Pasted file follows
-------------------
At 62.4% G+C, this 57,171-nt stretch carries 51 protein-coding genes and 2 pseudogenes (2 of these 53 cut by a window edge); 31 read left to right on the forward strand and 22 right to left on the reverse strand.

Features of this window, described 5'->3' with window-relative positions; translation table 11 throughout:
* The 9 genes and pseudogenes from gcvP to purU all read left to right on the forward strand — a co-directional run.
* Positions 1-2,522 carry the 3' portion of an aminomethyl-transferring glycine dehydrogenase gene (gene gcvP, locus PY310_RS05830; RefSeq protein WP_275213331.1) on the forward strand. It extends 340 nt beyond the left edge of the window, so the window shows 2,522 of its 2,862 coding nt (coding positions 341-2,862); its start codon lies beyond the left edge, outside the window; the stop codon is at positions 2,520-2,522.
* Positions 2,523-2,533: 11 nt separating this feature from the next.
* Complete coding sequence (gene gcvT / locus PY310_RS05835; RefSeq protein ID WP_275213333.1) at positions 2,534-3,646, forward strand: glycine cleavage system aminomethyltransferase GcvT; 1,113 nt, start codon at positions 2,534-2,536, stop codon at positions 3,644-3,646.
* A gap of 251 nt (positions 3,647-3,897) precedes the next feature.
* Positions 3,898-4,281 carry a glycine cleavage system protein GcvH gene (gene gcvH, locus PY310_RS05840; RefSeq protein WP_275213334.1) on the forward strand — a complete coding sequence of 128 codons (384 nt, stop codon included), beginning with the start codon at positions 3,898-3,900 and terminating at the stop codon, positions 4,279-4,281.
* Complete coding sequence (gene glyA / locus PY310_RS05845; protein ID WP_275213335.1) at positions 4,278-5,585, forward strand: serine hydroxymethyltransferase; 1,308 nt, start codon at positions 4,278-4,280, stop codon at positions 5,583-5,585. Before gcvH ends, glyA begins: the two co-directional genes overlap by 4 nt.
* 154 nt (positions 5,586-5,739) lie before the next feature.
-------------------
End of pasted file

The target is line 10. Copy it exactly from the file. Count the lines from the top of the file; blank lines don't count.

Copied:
* 154 nt (positions 5,586-5,739) lie before the next feature.